As soon as our vehicle turned on to Dikaiou Street, where PORTA – the Albania House in Athens is located, we could hear the lively music, blaring away. Because this first-year class is larger than most, we offer it in the Gallery, where Albanian artists often display their works. A professional trio (clarinet, accordion & guitar) was providing the music and “the joint was rockin!”As is too often the case, when we arrived, these adult students showed far too much deference to us, hurriedly making a space of honor for us at the head table. From out of nowhere, plates of delicious, home-cooked food began to appear for us. Raki, the traditional Albanian “home brew” was served and we did lots of toasting, all around.
Before us was an exultant crowd, dancing, partying and enjoying each other. Janice and I have come to know most of these people only since the beginning of the school year. I recognized that they come from a variety of backgrounds. Back in their home country, some were doctors, engineers and professional people, while others did not complete high school. Some have ancestral links to the historic Roman Catholicism of the north of Albania, the traditional Orthodox Christianity of the south or to the Islamic or Bektashi faith traditions from throughout the country. But today, few if any of them have any sort of personal faith of any kind, owing to the fact that, for half a century, their homeland was dominated by a dictatorial, radical, Communist ideology which required them to live as though there is no God. What unites these Albanians is that all are immigrants in Greece; they have come here in search of a better life, despite the reality that Greece historically, has been antagonistic toward immigrants - most especially Albanian immigrants.The other feature that fuses these good people is that, despite their differing backgrounds, each has found help, hope and wholesomeness through PORTA. At a time in Greece when these qualities are in short supply, PORTA has literally been an open door of opportunity. Indeed, when Edi Rama, the former Mayor of the capital city of Tirana, Albania and the Albanian Socialist Party’s nominee for Prime Minister was recently in Athens, he referred to PORTA as “a bright, shining light for Albanian immigrants in Athens!”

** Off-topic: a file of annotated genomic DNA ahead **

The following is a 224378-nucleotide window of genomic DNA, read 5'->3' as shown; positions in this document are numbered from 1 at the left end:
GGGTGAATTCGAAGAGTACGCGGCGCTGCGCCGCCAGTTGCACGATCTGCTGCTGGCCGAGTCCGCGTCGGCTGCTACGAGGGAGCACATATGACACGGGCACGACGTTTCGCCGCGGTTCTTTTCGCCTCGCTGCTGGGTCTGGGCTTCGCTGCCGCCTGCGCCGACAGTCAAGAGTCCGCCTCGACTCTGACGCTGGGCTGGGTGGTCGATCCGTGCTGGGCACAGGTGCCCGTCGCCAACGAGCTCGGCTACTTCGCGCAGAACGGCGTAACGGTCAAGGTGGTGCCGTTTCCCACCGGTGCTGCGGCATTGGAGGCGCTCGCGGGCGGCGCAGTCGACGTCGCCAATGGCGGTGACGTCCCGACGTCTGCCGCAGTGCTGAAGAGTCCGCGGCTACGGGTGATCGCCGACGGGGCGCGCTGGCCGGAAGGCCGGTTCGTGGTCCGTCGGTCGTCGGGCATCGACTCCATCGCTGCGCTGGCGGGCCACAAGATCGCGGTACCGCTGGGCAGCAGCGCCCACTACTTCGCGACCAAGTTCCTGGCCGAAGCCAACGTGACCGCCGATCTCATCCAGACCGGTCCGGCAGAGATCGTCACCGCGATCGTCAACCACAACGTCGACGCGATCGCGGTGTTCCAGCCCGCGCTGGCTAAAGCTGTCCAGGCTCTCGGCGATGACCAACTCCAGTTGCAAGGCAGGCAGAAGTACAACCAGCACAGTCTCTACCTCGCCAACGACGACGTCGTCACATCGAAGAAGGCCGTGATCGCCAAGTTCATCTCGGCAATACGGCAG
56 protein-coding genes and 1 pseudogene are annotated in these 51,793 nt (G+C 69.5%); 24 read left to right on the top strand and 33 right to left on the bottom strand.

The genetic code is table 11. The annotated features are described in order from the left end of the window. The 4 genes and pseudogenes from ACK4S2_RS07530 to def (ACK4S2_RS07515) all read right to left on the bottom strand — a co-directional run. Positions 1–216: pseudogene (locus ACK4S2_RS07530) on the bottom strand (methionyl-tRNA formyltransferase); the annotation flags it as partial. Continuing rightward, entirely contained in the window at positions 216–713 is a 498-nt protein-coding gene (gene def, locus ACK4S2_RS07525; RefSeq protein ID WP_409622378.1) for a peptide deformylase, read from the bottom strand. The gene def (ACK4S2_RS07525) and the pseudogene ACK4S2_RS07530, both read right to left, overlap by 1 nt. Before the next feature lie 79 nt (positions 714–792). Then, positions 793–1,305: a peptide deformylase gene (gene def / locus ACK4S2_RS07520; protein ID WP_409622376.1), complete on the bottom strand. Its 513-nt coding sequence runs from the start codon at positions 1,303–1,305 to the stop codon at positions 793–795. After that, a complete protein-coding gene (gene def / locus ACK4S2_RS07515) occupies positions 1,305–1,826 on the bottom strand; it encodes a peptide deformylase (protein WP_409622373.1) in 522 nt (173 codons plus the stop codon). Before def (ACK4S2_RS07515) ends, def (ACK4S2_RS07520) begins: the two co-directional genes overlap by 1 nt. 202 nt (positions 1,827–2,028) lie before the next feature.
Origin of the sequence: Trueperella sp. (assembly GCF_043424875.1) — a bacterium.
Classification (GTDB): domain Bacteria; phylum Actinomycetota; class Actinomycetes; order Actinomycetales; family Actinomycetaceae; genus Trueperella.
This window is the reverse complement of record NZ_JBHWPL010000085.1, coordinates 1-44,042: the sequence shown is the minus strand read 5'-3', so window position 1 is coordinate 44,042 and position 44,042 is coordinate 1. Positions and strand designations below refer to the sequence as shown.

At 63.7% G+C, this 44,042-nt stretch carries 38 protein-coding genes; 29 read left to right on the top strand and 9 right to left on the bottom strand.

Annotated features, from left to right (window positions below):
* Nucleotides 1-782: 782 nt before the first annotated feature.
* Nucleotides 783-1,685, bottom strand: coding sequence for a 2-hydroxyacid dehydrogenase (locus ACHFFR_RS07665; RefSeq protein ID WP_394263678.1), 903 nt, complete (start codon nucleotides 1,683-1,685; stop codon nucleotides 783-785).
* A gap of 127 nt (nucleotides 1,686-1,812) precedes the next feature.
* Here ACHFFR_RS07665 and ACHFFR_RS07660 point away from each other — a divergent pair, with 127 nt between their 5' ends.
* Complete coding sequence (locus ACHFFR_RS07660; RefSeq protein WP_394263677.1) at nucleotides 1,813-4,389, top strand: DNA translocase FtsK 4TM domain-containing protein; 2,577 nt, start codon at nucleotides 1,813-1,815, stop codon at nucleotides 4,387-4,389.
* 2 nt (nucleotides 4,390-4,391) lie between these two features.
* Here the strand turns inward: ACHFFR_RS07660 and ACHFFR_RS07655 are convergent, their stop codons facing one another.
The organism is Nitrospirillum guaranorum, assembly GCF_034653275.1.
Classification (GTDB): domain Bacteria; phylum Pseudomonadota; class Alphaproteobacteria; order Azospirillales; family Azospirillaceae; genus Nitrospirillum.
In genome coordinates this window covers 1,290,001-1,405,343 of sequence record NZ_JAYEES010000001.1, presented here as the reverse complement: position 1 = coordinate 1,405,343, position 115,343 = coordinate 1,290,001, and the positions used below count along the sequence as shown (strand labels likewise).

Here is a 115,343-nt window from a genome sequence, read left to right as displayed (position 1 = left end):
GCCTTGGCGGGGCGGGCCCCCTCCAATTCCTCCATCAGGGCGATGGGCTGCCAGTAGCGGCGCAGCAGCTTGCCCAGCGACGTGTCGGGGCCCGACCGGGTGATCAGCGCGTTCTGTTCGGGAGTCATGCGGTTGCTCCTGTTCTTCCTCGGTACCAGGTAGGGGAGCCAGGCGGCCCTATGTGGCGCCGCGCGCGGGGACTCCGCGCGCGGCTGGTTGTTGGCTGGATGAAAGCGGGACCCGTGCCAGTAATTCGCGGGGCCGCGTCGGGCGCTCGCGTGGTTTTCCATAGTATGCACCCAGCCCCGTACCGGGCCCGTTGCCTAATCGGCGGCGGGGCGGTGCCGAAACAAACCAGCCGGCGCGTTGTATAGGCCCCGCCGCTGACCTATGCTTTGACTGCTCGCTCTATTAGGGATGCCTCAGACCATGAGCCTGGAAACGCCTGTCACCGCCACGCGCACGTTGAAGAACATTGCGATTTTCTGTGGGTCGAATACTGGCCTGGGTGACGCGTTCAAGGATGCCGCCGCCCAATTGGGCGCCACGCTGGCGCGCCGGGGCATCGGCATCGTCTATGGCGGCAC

When the music ceased and I rose to make an extemporaneous speech to this disparate, partying crowd, my mind raced as I thought about my improvised remarks, in this context. Albanians are tolerant of my limited fluency in Shqip, their traditional language. But, my anxiousness had more to do with content and context, than language.We work hard at PORTA to respect all who come through its doors. Albanians know that we have come to them in the name of Jezusi. They understand that, although PORTA’s program includes many things, every, single thing that we do, we do to honor Jezusi! They also understand that we strongly believe in spiritual freedom and that we never attempt to push our faith on them. They know that we always want them to be free to decide for themselves where to place their personal faith. But the party was a Christmas party and I felt an honest urge to speak about what English-speakers sometimes refer to as “the reason for the season!”
But how does one speak of Jesus to a group of people with little apparent need for or interest in religion and even less information about him? I reminded these friends that, like them, Jesus came from an immigrant and oppressed family. Joseph & Mary were forced to abandon the familiar comforts of home at an awkward and inconvenient time when, under the pressure of a tyrannical, foreign government, they left Nazareth and travelled by foot to a destination that must have seemed a lifetime away from familiarity. Although Christians piously sing about this “little town of Bethlehem,” for them it surely must have been a strange place, where they found themselves not belonging, perhaps unprepared, surely unable to secure lodging, certainly unwelcome and definitely required to register for the patently unfair purpose of paying egregious taxes Even before any post-partum adaptations, the fragile, holy family, including the only recently-circumcised, infant Jesus, was coerced into becoming impromptu immigrants again and exiles-on-the-run, when they fled to Egypt, to escape the tyranny of Herod’s imposed, yet insecure power.Despite the fact that most of these adults have little prior acquaintance with Jesus, my Albanian friends showed an almost immediate empathy and understanding, as I described Joseph’s family and the newborn Jesus in this fashion. The looks on their faces suggested that they had found a painful point of personal connection with this mysterious, incarnational narrative from long ago. They seemed to identify with Jesus and with his story, when described that way.
Of course, it was just one brief moment, followed quickly by the lonesome wail of an Albanian clarinet and the unspoken search for intimacy, hope and personal meaning embodied in traditional Balkan folk dancing. But, my sense was that the distant, bright-shining light from Bethlehem’s star had, once again, broken through the darkness. Hope so!